However, if one starts building a world from its basic principles, rather than thinking of a story and then making a world which seems to fit it, it is possible to create inventive and sometimes downright surreal worlds. Just consider what would happen if the concept of death was unknown to the universe, or maybe the concept of a physical body did not exist. There are many possibilities in starting a world from purely World Logic, and then work one’s way towards telling a story with the elements which are already present.

    Establishing basic World Logic.
    Unfortunately, the topics which World Logic covers are very extensive and it is nearly impossible to summarise them. The sheer number of possible concepts, limitations and interactions cannot simply be summarised in the space of this workshop. However, this workshop will provide a guide to constructing a world’s basic principles, without knowing anything about the world itself.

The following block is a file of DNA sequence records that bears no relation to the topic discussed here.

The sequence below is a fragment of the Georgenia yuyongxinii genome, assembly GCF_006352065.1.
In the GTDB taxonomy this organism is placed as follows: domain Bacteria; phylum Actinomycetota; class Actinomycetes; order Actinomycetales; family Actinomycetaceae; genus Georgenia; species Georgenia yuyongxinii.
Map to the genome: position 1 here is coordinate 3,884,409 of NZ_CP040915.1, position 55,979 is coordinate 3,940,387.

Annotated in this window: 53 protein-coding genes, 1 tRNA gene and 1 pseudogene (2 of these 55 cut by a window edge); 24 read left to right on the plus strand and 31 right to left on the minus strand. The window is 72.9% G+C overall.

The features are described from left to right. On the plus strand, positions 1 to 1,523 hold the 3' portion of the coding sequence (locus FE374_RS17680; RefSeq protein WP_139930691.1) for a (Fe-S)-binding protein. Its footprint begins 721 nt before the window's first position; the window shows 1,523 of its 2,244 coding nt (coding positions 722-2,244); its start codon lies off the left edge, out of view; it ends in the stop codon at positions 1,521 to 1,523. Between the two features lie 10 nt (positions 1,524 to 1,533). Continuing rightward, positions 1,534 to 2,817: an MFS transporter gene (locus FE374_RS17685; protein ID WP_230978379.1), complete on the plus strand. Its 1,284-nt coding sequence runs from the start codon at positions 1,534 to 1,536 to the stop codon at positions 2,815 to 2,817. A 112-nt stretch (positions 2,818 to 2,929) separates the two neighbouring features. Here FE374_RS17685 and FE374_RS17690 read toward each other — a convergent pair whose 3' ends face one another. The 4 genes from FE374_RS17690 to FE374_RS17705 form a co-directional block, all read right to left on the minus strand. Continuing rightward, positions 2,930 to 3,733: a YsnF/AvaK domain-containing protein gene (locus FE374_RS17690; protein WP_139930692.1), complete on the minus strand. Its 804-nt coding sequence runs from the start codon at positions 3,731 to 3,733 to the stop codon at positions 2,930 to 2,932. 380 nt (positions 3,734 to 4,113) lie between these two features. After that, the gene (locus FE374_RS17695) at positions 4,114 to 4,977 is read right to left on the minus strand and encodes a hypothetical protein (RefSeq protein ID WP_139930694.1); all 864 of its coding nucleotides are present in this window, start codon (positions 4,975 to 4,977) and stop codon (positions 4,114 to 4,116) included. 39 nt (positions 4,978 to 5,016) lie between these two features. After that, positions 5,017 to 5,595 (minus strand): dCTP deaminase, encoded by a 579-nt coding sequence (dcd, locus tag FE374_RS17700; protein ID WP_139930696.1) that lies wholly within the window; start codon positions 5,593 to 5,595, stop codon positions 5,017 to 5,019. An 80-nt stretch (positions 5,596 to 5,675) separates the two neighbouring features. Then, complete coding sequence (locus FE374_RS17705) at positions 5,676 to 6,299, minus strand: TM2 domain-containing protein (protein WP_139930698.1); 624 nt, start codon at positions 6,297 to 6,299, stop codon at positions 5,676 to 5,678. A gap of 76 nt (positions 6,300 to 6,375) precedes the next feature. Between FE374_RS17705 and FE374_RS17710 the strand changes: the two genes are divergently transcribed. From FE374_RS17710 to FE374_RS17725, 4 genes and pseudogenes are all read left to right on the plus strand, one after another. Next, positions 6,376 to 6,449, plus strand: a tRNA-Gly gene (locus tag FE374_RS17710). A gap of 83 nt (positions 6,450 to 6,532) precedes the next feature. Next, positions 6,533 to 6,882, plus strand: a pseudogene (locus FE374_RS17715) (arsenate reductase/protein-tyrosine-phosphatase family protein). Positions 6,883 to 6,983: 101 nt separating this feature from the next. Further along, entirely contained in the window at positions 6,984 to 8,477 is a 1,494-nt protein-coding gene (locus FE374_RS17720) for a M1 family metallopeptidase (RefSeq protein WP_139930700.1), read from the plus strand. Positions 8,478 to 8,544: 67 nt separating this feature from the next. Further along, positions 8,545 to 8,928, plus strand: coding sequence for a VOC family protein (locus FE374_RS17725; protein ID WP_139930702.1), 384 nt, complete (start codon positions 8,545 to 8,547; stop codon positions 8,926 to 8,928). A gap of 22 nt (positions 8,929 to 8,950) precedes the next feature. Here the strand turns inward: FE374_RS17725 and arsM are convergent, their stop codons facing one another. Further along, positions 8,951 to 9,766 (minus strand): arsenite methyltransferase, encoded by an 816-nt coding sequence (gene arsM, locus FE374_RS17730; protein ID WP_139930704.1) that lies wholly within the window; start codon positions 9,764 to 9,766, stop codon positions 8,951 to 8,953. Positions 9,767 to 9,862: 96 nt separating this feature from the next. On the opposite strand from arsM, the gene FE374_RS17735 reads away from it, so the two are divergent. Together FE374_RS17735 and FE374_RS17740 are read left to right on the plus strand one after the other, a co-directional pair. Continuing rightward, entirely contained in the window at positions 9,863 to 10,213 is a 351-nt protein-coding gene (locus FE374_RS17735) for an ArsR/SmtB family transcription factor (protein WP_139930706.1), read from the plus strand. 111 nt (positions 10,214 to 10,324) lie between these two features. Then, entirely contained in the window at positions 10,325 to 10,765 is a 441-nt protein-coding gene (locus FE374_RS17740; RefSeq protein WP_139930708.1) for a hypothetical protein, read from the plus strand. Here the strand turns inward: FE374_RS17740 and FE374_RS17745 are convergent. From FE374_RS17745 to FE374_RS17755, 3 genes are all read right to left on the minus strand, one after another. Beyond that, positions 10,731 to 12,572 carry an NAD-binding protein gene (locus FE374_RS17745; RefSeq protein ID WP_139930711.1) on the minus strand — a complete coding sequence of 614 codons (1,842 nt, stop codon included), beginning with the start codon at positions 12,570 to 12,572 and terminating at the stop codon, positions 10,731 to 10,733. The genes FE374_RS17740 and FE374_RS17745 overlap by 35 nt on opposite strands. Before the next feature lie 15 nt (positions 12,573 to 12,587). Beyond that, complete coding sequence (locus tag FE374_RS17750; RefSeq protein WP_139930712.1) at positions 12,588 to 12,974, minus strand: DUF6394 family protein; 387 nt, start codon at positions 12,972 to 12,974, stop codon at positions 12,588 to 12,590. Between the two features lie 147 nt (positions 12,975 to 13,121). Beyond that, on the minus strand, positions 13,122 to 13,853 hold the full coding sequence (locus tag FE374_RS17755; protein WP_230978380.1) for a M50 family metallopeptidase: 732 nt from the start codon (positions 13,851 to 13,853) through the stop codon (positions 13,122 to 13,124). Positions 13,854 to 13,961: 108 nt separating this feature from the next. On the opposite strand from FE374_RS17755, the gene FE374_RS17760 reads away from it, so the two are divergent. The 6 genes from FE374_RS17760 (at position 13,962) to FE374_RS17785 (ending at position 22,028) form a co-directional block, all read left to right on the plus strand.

Step 0: Imagine an empty void.
    This is perhaps a trivial step, but it must be mentioned. If one is to build a world from the bottom up using purely world logic, then they must empty their minds of the already present ideas and start from scratch. A good method to do this is to sweep every single thought of one’s mind, then taking a piece of blank paper and a pen so that one can make notes.

    Step 1: Think of what exists in the world.